Exercise #4 is a 16th note single stroke roll half-bar drum fill – a variation on the previous exercise. This drum fill starts on count 3, which is known as a half-bar fill. Hit the snare drum first and move down the toms, playing two strokes per drum.

Don’t rush the process of learning how to play any of the 40 drum rudiments. Taking your time with each step of the learning process will actually make you a better drummer. Focus on quality and not on quantity. Playing the single stroke roll consistently and with evenly spaced strokes should be your first objective. When you have that happening, start speeding up your single stroke roll with the free drum lesson “Single Stroke Roll Speed“.

Once you’re able to play the single stroke roll and the exercises herein accurately, you can move on to further expand your knowledge of the 40 drum rudiments. If you want to keep studying single stroke based drum rudiments, we encourage you to move on to learn how to play the single stroke four or the hybrid drum rudiment herta.

If you’d rather learn how to play drum rudiments from a different family, check the free drum lessons on the double stroke roll and the multiple bounce roll.


This Lesson Has 11 Comments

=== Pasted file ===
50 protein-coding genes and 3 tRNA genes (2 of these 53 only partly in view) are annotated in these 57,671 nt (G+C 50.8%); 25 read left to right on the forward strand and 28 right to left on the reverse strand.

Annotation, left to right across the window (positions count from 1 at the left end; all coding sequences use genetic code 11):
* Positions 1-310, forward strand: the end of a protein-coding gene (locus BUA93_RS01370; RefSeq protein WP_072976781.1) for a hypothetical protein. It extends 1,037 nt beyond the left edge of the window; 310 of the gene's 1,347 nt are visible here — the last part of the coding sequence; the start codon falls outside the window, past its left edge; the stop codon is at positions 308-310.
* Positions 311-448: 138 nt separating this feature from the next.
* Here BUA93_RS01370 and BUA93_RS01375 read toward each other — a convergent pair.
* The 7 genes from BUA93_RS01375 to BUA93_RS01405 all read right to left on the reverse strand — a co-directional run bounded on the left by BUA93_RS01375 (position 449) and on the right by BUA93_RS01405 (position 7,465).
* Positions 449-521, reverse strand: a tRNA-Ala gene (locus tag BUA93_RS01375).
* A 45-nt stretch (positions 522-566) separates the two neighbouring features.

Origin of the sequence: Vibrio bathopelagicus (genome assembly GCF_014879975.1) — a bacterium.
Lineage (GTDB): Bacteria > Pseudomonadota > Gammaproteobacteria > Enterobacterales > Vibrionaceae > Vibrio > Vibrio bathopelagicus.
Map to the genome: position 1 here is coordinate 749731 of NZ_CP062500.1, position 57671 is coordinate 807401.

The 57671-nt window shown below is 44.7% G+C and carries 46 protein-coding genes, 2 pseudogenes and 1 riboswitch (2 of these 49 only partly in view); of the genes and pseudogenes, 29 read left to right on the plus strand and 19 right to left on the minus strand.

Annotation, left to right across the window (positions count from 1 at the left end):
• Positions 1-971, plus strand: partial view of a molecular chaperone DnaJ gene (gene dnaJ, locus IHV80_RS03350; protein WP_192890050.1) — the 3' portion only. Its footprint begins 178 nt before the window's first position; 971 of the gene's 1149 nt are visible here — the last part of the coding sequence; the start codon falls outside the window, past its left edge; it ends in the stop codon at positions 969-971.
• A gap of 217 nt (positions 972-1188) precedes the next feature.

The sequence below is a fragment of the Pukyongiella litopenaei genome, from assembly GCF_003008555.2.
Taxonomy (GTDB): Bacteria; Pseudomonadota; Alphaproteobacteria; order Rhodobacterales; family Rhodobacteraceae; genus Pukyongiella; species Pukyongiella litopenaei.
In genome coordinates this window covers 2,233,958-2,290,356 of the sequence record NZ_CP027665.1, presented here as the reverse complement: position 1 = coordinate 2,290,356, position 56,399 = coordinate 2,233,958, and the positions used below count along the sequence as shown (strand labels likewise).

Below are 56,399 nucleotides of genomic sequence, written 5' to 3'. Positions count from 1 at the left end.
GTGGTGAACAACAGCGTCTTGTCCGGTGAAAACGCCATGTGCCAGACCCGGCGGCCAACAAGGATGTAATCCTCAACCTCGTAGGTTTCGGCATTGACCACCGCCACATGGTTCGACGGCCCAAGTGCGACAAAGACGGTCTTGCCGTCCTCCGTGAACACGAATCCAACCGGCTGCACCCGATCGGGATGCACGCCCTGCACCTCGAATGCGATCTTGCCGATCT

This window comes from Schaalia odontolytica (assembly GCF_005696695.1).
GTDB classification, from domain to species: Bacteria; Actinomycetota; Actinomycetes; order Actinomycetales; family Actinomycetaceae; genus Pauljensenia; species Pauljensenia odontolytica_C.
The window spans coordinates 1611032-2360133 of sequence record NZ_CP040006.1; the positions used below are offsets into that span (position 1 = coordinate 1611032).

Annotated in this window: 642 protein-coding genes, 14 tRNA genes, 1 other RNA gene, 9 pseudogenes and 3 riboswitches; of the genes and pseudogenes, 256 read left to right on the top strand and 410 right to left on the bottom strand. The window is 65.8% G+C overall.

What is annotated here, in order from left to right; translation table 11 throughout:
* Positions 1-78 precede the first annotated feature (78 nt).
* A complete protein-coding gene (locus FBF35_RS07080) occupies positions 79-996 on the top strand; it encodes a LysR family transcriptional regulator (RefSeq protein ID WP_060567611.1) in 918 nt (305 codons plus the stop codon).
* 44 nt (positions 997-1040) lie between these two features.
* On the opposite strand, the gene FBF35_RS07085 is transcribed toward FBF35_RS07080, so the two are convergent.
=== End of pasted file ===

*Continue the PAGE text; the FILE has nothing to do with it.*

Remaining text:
• adebowale michael says:

    I love to drum and I want to be the best drummer

  • ebenezer says:

    this is cool, am a professional drummer and i wanna meet other drummers out there.

  • ebenezer says:

    Lagos city,Nigeria

  • Victor says:

    Thanks so much for your free lesson.

  • Fabio says:

    Ok, I will start this Saturday and I will also use the generator routine practice, I try to follow all the tips of the supporting text and video. thank you for everything.
    Fábio Barbosa Venancio
    Sao Paulo – Brazil

  • blake says:

    hi i want to learn all 40 drum rudiments but im stuck on stick technique. i hear people say bounce the stick and i get that cuz if u keep a nice loose grip it will flow instead of tight!!!! when i see people do singles it looks like its wrists at first but as u gain speed its fingers. please help thanks

  • Dylan says:

    guess i gotta start practicing

  • Farid says:

    Im a guitar player . im a pro an teaching guitar for years . i have seen a lot of teachers in different instruments but to me most of them are just a great players not a good teacher .
    this method and these guys are so great not even in playing but teaching as well .
    i just started and it really works for me
    Thank you so much

  • Peter says:

    Beautiful

  • Alan says:

    Thanks so much for your free drum lessons. I have not played in many many years. I’m 61 and some say that you can’t get it back but I believe I can. So I’m starting from square one. I bought a practice pad and some sticks ( no drums yet). I dug out my old metronome and set it all up by my PC. At times its boring and I feel a little uncoordinated but already its getting smoother. I’m determined to do this. Thank you and all the guys at drumlessons.com

    Alan
    Canandaigua,NY